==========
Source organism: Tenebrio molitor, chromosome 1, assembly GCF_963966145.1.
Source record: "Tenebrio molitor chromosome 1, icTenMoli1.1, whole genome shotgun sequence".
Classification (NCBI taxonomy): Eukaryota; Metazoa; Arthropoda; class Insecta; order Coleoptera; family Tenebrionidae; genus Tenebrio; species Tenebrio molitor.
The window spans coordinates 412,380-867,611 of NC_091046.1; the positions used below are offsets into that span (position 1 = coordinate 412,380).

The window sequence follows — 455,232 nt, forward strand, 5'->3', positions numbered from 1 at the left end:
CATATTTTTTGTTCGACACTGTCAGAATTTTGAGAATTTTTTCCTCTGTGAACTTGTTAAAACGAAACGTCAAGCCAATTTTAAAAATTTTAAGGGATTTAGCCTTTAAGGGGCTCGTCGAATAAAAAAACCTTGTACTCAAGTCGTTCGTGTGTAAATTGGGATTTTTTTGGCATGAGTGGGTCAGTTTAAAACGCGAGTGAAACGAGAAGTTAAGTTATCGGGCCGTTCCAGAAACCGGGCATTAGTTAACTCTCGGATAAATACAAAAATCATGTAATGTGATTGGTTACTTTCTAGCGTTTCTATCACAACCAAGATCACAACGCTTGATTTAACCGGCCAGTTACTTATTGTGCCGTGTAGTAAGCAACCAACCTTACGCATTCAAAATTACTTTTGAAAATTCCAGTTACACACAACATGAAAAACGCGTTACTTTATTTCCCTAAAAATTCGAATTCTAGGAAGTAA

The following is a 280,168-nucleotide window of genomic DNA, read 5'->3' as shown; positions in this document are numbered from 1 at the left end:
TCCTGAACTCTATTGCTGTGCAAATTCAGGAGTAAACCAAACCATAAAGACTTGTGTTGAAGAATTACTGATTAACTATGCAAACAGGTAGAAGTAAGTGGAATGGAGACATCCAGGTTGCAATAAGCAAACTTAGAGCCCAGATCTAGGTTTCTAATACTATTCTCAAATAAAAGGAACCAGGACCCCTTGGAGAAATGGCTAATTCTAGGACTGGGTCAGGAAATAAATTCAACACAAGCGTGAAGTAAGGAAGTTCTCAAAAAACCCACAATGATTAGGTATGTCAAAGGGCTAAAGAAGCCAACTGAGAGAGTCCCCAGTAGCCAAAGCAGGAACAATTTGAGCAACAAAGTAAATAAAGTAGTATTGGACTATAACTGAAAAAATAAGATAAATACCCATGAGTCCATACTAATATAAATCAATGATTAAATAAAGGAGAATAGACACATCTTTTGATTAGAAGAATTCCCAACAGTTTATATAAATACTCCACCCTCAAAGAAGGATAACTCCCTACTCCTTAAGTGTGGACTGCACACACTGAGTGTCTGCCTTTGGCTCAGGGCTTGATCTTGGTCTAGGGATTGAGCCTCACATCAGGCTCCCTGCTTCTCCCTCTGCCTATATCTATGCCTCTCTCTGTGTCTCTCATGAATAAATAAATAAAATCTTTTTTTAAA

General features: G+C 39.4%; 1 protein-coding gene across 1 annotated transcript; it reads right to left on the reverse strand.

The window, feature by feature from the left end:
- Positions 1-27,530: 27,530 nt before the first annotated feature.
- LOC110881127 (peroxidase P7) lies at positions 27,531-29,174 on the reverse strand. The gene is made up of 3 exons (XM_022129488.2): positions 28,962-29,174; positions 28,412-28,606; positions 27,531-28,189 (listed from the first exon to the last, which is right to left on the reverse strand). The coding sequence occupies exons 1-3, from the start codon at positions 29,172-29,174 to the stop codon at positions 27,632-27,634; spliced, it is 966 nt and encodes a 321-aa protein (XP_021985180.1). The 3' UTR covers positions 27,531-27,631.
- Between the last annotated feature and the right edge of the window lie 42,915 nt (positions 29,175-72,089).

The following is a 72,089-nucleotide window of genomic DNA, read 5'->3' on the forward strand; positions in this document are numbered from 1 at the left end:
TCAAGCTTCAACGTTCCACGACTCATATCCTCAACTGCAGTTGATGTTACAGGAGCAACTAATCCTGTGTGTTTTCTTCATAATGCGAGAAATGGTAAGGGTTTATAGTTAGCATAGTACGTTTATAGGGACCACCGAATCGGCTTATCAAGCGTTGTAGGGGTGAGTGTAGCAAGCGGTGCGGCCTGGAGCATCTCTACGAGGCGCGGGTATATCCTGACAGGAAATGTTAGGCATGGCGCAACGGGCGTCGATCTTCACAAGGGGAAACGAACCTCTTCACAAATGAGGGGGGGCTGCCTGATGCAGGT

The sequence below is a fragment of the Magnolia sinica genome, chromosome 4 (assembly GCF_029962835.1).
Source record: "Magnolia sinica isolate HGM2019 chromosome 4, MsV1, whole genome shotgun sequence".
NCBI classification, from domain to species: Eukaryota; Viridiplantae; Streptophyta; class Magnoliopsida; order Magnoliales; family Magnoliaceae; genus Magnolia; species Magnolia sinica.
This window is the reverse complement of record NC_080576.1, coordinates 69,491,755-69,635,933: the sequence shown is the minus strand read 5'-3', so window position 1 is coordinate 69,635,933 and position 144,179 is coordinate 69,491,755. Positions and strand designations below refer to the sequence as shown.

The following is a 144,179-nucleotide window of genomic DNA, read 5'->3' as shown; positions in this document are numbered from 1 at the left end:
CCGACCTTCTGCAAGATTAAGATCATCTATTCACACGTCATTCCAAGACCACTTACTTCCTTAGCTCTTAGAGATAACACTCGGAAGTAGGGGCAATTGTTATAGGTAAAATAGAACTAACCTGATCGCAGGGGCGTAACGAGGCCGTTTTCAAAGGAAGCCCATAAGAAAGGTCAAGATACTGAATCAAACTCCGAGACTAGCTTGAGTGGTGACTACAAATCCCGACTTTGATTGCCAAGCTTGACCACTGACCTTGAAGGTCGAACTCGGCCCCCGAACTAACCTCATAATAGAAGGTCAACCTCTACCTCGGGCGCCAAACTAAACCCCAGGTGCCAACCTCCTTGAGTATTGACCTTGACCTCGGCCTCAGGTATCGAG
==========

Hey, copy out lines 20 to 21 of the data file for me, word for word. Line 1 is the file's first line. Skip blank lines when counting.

The following is a 144,179-nucleotide window of genomic DNA, read 5'->3' as shown; positions in this document are numbered from 1 at the left end:
CCGACCTTCTGCAAGATTAAGATCATCTATTCACACGTCATTCCAAGACCACTTACTTCCTTAGCTCTTAGAGATAACACTCGGAAGTAGGGGCAATTGTTATAGGTAAAATAGAACTAACCTGATCGCAGGGGCGTAACGAGGCCGTTTTCAAAGGAAGCCCATAAGAAAGGTCAAGATACTGAATCAAACTCCGAGACTAGCTTGAGTGGTGACTACAAATCCCGACTTTGATTGCCAAGCTTGACCACTGACCTTGAAGGTCGAACTCGGCCCCCGAACTAACCTCATAATAGAAGGTCAACCTCTACCTCGGGCGCCAAACTAAACCCCAGGTGCCAACCTCCTTGAGTATTGACCTTGACCTCGGCCTCAGGTATCGAG